Navigation bar main page key to sysmbols

The Bible


The Hebrew Bible recognizes the books referred to as the Old Testament in the Protestant Bible, but not the Apocryphal/Deuterocanonical books or the New Testament.

See this list of the books of the Bible.

There are many translations of the bible. My personal preference is for the Ignatius* (Catholic) version: read a sample (the book of Daniel).

(Here's a marketing description: "This is the Revised Standard Version - Catholic Edition (RSV-CE). It has been acclaimed for decades as the clearest, most accurate, and most beautiful translation of the Bible in modern English.")

The complete text of the "Revised Standard Version" can be found here ( has many bible versions, as well as a search utility.

Another useful online tool for Bible reasearch is the

About the New Jersusalem Bible. More details about the different Bible versions can be found here.

Typical searchable Bible versions:

New International Version
New American Standard Bible
The Message
Amplified Bible
New Living Translation
King James Version
English Standard Version
Contemporary English Version
New King James Version
21st Century King James Version
(King James 21)
American Standard Version
Worldwide English (New Testament)
Young's Literal Translation
Darby Translation
Wycliffe New Testament
New International Version - UK NIV-UK
Revised Standard Edition - Catholic Edition (a.k.a. the "Ignatius Bible"*) RSV-CE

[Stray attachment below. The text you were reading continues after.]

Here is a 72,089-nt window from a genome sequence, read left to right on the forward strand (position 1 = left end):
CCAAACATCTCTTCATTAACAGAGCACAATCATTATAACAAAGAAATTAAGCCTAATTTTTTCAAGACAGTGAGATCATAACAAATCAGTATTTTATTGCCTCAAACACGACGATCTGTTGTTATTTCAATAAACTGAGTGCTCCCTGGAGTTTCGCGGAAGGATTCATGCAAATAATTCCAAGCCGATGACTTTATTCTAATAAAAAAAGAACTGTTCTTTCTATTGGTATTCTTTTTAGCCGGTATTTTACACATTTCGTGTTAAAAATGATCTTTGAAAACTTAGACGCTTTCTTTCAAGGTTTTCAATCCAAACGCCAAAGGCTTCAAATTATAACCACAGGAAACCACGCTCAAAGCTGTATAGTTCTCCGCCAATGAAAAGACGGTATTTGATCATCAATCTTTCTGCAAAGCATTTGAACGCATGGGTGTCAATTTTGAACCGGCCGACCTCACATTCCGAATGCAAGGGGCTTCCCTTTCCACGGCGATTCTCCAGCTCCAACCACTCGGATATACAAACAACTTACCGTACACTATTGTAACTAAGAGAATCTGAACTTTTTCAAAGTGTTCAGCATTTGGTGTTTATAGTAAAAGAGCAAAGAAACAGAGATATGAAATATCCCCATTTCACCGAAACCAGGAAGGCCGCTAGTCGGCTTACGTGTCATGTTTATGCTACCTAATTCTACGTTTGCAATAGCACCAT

*the popular version of the RSV is from "Ignatius Press"

The Apocrypha

New Testament Apocrypha can be found here. [Note that Old Testment (Hebrew canon) apocrypha are different than New Testament apocrypha. See also Pseudepigrapha.]

The apochryphal Gospel of Thomas has the young Jesus killing a little boy on the spot because the boy bumped into Jesus while the boy was running.

("apocryphal" means "Not canonical. Hence: Of doubtful authority; equivocal; mythic; fictitious; spurious; false.")


A Mountain View, California man has spent a great deal of time depicting the Bible in Legos at
However, he is a self-procalimed atheist, so his depections are deliberately focused on finding (critical) humor (and include naked lego figures in sexual positions).

Towards this end, it appears that B.P. Smith (deliberately?) misquotes the Bible:

On []:
1 Co 7:21- "Even if you have a chance of should prefer to make full use of your condition as a slave."

The Ignatious bible:
7:17 Only, let every one lead the life which the Lord has assigned to him [when he was called to Christianity], and in which God has called him. This is my rule in all the churches.
7:18 Was any one at the time of his call already circumcised? Let him not seek to remove the marks of circumcision. Was any one at the time of his call uncircumcised? Let him not seek circumcision....
7:21 Were you a slave when called? Never mind. But if you can gain your freedom, avail yourself of the opportunity.

The King James Version:
7:21 Are you called being a servant? care not for it: but if you may be made free, use it rather.

The Bible In Basic English:
7:21 If you were a servant when you became a Christian, let it not be a grief to you; but if you have a chance to become free, make use of it.

New International Version:
21 Were you a slave when you were called? Don't let it trouble you--although if you can gain your freedom, do so.

This example makes all of the "Brick Testament" quotes suspect as far as I'm concerned. But don't get me wrong: some of it is very funny.


The Hebrew Bible

The New Jerusalem Bible

Searchable King James Bible including the Apocrapha


this page created: Dec. 2003
last updated: 22-Dec-2003